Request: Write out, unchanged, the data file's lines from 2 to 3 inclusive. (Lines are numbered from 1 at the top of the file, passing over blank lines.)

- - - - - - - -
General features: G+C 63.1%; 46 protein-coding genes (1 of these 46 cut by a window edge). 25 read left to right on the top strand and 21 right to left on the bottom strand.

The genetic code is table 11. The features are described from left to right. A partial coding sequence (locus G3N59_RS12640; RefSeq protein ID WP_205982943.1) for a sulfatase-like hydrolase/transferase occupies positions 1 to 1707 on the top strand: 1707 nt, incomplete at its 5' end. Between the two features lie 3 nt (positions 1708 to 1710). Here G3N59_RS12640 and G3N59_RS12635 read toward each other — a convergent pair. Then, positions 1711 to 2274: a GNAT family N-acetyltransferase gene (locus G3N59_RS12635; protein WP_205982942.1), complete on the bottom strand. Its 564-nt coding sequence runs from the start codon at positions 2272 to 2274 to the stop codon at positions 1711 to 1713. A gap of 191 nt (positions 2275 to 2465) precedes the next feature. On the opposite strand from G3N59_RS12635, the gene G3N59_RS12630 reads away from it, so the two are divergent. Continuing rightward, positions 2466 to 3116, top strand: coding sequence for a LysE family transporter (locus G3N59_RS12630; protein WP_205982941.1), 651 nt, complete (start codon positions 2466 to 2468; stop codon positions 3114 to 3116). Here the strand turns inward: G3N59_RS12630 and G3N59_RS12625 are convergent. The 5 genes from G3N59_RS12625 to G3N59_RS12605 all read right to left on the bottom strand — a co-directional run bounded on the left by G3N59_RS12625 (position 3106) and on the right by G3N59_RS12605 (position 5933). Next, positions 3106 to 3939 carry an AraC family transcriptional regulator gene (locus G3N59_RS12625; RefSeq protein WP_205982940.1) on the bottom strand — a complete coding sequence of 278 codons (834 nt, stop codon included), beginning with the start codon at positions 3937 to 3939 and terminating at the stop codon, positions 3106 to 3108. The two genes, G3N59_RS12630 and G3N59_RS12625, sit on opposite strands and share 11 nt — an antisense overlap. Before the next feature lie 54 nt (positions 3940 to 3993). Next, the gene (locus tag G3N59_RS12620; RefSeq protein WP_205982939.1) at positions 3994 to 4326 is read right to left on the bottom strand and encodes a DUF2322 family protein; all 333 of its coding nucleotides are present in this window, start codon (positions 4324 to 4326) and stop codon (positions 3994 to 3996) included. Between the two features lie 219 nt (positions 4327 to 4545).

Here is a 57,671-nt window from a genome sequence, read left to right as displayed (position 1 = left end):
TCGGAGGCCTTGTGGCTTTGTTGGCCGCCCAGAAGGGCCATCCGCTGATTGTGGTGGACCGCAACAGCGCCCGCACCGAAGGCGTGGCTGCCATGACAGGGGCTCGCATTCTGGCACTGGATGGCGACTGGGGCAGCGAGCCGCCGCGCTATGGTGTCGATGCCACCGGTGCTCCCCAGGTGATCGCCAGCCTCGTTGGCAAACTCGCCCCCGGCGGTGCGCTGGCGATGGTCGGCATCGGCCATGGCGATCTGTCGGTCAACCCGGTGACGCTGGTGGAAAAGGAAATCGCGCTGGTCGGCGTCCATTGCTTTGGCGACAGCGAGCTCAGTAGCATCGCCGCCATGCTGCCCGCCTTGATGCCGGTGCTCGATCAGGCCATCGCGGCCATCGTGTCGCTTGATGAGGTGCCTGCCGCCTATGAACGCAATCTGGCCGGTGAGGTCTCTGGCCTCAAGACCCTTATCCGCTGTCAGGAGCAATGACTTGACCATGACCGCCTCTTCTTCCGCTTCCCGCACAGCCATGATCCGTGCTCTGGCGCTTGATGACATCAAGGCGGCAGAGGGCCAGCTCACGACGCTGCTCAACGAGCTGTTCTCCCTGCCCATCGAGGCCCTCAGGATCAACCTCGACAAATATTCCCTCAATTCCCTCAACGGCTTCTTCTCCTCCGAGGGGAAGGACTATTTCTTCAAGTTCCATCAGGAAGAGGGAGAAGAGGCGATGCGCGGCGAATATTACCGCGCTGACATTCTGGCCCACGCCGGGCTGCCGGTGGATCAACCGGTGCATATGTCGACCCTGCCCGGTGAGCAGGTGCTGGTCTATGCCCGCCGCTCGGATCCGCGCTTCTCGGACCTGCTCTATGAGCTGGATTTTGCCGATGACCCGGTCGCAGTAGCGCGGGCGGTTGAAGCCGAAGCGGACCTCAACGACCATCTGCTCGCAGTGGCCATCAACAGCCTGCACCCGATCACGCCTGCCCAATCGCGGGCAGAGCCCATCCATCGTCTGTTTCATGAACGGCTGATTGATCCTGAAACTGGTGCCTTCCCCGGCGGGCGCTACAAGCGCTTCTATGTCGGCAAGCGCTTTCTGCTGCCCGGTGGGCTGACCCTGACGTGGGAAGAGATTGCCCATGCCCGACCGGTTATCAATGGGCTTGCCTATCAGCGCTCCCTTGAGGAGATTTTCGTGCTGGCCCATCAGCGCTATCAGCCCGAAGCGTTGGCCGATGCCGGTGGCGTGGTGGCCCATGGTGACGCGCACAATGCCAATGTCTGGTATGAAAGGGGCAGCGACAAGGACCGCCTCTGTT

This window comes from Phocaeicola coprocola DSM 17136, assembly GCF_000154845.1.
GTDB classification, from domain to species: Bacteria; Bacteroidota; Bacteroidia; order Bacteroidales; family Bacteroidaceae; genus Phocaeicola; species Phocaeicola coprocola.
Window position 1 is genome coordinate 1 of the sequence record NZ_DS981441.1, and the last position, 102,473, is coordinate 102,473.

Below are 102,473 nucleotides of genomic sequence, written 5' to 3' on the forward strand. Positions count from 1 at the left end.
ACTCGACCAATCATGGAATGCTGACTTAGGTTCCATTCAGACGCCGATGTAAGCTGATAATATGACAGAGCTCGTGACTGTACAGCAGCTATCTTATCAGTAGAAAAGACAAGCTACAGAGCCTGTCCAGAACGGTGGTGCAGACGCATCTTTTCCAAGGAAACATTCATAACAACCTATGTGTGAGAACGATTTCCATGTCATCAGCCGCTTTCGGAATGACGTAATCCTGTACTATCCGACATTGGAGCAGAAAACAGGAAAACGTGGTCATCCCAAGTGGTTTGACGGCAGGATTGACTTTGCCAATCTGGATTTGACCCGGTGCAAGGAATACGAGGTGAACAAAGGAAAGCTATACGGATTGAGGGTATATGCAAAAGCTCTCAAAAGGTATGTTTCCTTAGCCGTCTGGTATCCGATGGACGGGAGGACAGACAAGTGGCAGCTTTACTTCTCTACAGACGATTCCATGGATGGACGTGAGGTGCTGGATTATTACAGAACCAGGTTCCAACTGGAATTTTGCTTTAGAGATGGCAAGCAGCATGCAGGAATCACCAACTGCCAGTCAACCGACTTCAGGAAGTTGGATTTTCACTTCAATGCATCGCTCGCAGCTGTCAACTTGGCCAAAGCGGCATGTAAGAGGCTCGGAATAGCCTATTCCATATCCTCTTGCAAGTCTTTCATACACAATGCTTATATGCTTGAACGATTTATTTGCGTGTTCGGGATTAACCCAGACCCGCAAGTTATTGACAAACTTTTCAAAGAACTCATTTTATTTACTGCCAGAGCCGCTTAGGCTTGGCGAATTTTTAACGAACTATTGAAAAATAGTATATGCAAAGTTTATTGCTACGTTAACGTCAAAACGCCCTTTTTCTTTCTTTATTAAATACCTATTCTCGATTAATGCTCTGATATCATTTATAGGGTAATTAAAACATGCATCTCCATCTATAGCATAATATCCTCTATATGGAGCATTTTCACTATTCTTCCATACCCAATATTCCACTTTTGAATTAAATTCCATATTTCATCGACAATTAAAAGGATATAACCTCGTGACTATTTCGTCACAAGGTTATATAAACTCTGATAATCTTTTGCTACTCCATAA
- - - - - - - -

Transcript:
The genetic code is table 11. The features are described from left to right. A partial coding sequence (locus G3N59_RS12640; RefSeq protein ID WP_205982943.1) for a sulfatase-like hydrolase/transferase occupies positions 1 to 1707 on the top strand: 1707 nt, incomplete at its 5' end. Between the two features lie 3 nt (positions 1708 to 1710). Here G3N59_RS12640 and G3N59_RS12635 read toward each other — a convergent pair. Then, positions 1711 to 2274: a GNAT family N-acetyltransferase gene (locus G3N59_RS12635; protein WP_205982942.1), complete on the bottom strand. Its 564-nt coding sequence runs from the start codon at positions 2272 to 2274 to the stop codon at positions 1711 to 1713. A gap of 191 nt (positions 2275 to 2465) precedes the next feature. On the opposite strand from G3N59_RS12635, the gene G3N59_RS12630 reads away from it, so the two are divergent. Continuing rightward, positions 2466 to 3116, top strand: coding sequence for a LysE family transporter (locus G3N59_RS12630; protein WP_205982941.1), 651 nt, complete (start codon positions 2466 to 2468; stop codon positions 3114 to 3116). Here the strand turns inward: G3N59_RS12630 and G3N59_RS12625 are convergent. The 5 genes from G3N59_RS12625 to G3N59_RS12605 all read right to left on the bottom strand — a co-directional run bounded on the left by G3N59_RS12625 (position 3106) and on the right by G3N59_RS12605 (position 5933). Next, positions 3106 to 3939 carry an AraC family transcriptional regulator gene (locus G3N59_RS12625; RefSeq protein WP_205982940.1) on the bottom strand — a complete coding sequence of 278 codons (834 nt, stop codon included), beginning with the start codon at positions 3937 to 3939 and terminating at the stop codon, positions 3106 to 3108. The two genes, G3N59_RS12630 and G3N59_RS12625, sit on opposite strands and share 11 nt — an antisense overlap. Before the next feature lie 54 nt (positions 3940 to 3993). Next, the gene (locus tag G3N59_RS12620; RefSeq protein WP_205982939.1) at positions 3994 to 4326 is read right to left on the bottom strand and encodes a DUF2322 family protein; all 333 of its coding nucleotides are present in this window, start codon (positions 4324 to 4326) and stop codon (positions 3994 to 3996) included. Between the two features lie 219 nt (positions 4327 to 4545).

Here is a 57,671-nt window from a genome sequence, read left to right as displayed (position 1 = left end):